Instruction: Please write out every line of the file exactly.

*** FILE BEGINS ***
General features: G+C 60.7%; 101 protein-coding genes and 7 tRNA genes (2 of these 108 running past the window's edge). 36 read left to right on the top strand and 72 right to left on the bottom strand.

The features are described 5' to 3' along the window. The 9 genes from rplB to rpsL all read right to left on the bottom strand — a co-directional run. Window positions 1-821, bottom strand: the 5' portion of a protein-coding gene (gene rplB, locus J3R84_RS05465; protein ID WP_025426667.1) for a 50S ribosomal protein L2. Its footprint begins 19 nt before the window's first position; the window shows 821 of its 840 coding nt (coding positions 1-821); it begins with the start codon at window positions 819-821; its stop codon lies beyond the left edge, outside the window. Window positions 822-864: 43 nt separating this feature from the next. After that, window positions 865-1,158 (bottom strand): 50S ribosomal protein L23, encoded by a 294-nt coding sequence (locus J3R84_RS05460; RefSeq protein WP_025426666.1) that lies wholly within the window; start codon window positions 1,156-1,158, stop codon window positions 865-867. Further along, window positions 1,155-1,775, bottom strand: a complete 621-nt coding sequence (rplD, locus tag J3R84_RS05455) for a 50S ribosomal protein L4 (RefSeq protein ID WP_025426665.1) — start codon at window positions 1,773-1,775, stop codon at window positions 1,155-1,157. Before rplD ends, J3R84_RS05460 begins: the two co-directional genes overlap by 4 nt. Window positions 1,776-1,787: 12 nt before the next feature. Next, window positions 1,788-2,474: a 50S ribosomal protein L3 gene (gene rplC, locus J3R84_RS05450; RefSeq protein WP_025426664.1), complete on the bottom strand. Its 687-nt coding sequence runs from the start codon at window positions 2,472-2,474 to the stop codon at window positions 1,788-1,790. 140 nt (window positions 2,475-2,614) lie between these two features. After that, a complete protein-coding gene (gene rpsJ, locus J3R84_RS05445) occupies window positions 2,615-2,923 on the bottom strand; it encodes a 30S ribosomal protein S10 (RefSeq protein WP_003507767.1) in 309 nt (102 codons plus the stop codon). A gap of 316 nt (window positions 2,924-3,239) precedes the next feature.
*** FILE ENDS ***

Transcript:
General features: G+C 60.7%; 101 protein-coding genes and 7 tRNA genes (2 of these 108 running past the window's edge). 36 read left to right on the top strand and 72 right to left on the bottom strand.

The features are described 5' to 3' along the window. The 9 genes from rplB to rpsL all read right to left on the bottom strand — a co-directional run. Window positions 1-821, bottom strand: the 5' portion of a protein-coding gene (gene rplB, locus J3R84_RS05465; protein ID WP_025426667.1) for a 50S ribosomal protein L2. Its footprint begins 19 nt before the window's first position; the window shows 821 of its 840 coding nt (coding positions 1-821); it begins with the start codon at window positions 819-821; its stop codon lies beyond the left edge, outside the window. Window positions 822-864: 43 nt separating this feature from the next. After that, window positions 865-1,158 (bottom strand): 50S ribosomal protein L23, encoded by a 294-nt coding sequence (locus J3R84_RS05460; RefSeq protein WP_025426666.1) that lies wholly within the window; start codon window positions 1,156-1,158, stop codon window positions 865-867. Further along, window positions 1,155-1,775, bottom strand: a complete 621-nt coding sequence (rplD, locus tag J3R84_RS05455) for a 50S ribosomal protein L4 (RefSeq protein ID WP_025426665.1) — start codon at window positions 1,773-1,775, stop codon at window positions 1,155-1,157. Before rplD ends, J3R84_RS05460 begins: the two co-directional genes overlap by 4 nt. Window positions 1,776-1,787: 12 nt before the next feature. Next, window positions 1,788-2,474: a 50S ribosomal protein L3 gene (gene rplC, locus J3R84_RS05450; RefSeq protein WP_025426664.1), complete on the bottom strand. Its 687-nt coding sequence runs from the start codon at window positions 2,472-2,474 to the stop codon at window positions 1,788-1,790. 140 nt (window positions 2,475-2,614) lie between these two features. After that, a complete protein-coding gene (gene rpsJ, locus J3R84_RS05445) occupies window positions 2,615-2,923 on the bottom strand; it encodes a 30S ribosomal protein S10 (RefSeq protein WP_003507767.1) in 309 nt (102 codons plus the stop codon). A gap of 316 nt (window positions 2,924-3,239) precedes the next feature.